The viewer is mesmerised by his boundless imagination. Using line, mark making and dramatic composition, Hokusai creates wonderfully expressive figures and diverse views of Mt Fuji. Enjoy locating figures fishing, working, picnicking and walking whilst Mt Fuji is framed by swaying willow trees, a bamboo grove, cherry blossoms in full bloom, the arches of a bridge, or even as an upside down projection through a pinhole in the wall onto a paper sliding screen.

    At the end of the first volume Hokusai added a short and whimsical autobiography. It appears below. He expresses his desire for artistic immortality before he reached the age of 110. Despite living only to eighty-nine, Hokusai’s extraordinary oeuvre brought him international fame within a few decades after his death.

    From the age of six I had a mania for drawing the forms of things. By the time I was fifty I had published an infinity of designs; but all I produced before the age of seventy is not worth taking into account. At seventy-three I learned a little about the real structure of nature, of animals, plants, trees, birds, fishes and insects. In consequence, when I am eighty I shall have made still more progress; at ninety I shall penetrate the mystery of things; at one hundred I shall certainly have reached a marvellous stage; when I am one hundred and ten everything I do, be it a dot or a line, will be alive. I beg those who live as long as I to see I do not keep my word.
    – Katsushika Hokusai, One Hundred Views of Mt Fuji (1834)

  • The Life of Shakyamuni

    The eighty-five-year-old Hokusai collaborated with writer Yamada Isai to produce a six volume publication interpreting the life of the historical Buddha known as Shakyamuni or Gautama Siddartha.

    Fifty-three episodes cover Shakyamuni’s life from birth in the kingdom of Kapilavastu to the return of his cremated remains there on the back of a huge elephant. Hokusai contributes thirty-five visually breath-taking illustrations to give a fresh perspective on this famous religious story. Twelve are appropriated depictions from historical biographies whilst twenty-three are original and innovative representations.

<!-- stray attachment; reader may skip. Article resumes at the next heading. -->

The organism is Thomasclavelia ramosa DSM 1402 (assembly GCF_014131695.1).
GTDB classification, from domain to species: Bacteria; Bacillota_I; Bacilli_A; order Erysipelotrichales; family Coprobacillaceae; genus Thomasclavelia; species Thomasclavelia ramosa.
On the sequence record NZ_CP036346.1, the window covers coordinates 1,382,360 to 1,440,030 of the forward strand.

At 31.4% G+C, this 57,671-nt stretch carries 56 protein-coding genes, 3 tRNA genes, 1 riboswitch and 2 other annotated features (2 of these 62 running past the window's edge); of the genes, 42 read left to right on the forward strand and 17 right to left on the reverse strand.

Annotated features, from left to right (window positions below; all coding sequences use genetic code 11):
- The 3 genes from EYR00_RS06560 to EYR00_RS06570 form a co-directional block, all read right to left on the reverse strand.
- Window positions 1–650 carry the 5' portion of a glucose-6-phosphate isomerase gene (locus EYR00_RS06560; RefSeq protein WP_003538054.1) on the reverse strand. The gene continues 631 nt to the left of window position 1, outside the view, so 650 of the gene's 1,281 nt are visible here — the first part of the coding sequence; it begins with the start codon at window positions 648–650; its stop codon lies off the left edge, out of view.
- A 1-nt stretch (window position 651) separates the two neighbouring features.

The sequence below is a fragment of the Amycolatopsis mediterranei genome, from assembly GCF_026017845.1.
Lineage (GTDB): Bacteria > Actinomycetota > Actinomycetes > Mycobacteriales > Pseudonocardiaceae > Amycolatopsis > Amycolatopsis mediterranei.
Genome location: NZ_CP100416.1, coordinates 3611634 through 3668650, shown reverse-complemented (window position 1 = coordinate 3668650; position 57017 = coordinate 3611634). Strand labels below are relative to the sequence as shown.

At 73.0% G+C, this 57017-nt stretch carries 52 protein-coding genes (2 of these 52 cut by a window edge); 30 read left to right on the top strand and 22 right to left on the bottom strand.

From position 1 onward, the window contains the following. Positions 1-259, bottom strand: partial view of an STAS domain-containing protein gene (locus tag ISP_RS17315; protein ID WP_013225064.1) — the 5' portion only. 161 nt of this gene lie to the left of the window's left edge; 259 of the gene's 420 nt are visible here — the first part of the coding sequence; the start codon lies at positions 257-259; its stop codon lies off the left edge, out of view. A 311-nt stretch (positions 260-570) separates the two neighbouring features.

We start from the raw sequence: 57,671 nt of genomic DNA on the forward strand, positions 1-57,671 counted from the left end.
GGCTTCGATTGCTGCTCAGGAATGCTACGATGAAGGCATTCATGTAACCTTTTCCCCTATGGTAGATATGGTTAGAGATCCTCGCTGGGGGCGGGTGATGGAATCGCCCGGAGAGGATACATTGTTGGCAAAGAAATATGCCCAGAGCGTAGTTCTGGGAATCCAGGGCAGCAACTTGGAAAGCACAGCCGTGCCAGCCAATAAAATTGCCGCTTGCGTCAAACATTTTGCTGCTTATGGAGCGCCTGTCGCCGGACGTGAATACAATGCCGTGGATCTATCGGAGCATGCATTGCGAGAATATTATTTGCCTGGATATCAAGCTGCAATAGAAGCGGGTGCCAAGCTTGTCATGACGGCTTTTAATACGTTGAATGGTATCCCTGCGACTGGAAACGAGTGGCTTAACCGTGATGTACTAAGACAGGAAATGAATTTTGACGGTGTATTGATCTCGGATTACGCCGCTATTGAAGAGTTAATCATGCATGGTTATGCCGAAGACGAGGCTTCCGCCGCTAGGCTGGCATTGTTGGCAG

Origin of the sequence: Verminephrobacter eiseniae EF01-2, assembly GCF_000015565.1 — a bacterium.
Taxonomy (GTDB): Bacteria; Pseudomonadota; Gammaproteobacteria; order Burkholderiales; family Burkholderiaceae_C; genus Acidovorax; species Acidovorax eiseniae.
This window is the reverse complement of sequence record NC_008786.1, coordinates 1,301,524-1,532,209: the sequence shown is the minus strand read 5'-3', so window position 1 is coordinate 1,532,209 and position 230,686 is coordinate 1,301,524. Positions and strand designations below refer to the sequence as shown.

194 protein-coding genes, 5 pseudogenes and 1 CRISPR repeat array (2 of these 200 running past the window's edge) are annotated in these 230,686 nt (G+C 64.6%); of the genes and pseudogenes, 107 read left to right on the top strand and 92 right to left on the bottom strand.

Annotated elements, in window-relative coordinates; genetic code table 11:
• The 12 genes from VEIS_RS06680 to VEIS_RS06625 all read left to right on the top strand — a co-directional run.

We see in this late work dynamic compositions and skilful line work. Mid-nineteenth century woodblock carvers and printers complement his creativity by employing a whole new level of sophistication to printmaking techniques. This is his last book project and visually his most sumptuous. Ornate architecture, exotic landscapes, eccentric characters and petrifying mythical beasts dynamically fill his work. Hokusai breaks with convention and plays with both vertical and horizontal double page formats.

    As a devout Buddhist immersed in a culture embracing the mystical and mythological this publication seems a fitting oeuvre bookend.

    Tested and initiated into four gathas’ The Life of Shakyamuni Vol. III 1845 National Gallery of Victoria, Melbourne

    Imagine encountering this demonic creature as you rest to take in the panoramic views and ponder life’s great questions. The haloed Shakyamuni attired in humble robes sits in the bottom right silently reciting gathas. These short poems, songs or verses aid meditation and the pathway to enlightenment. Shakyamuni seems abruptly threatened by this frightening and monstrously proportioned apparition. It has clawed hands and feet, hairy wrinkled skin, double horns and a snarling grin. The apparition is larger than the landscape and only hemmed in by the vertically orientated double page. The demon reaches towards his prey about to ensnare the contemplative and unmoved Shakyamuni. The reader is left wanting to know more.
    Hokusai designed some of the most extraordinary creatures throughout his career. His vivid imagination and fascination with the supernatural world lives on today in the work of contemporary Japanese illustrators inspired by Hokusai.

    Questions for students

    Albrecht Durer was a highly accomplished German woodblock print artist from the fifteenth and sixteenth centuries. His work was technically innovative and deeply influenced artists of his day in Europe.

    Compare Hokusai’sTested and initiated into four gathas’ The Life of Shakyamuni Vol. III 1845 to Albrecht Durer’s woodcut print The Beast With Two Horns Like A Lamb from The Apocalypse Series, Published 1498.

    It can be sourced from the NGV’s website: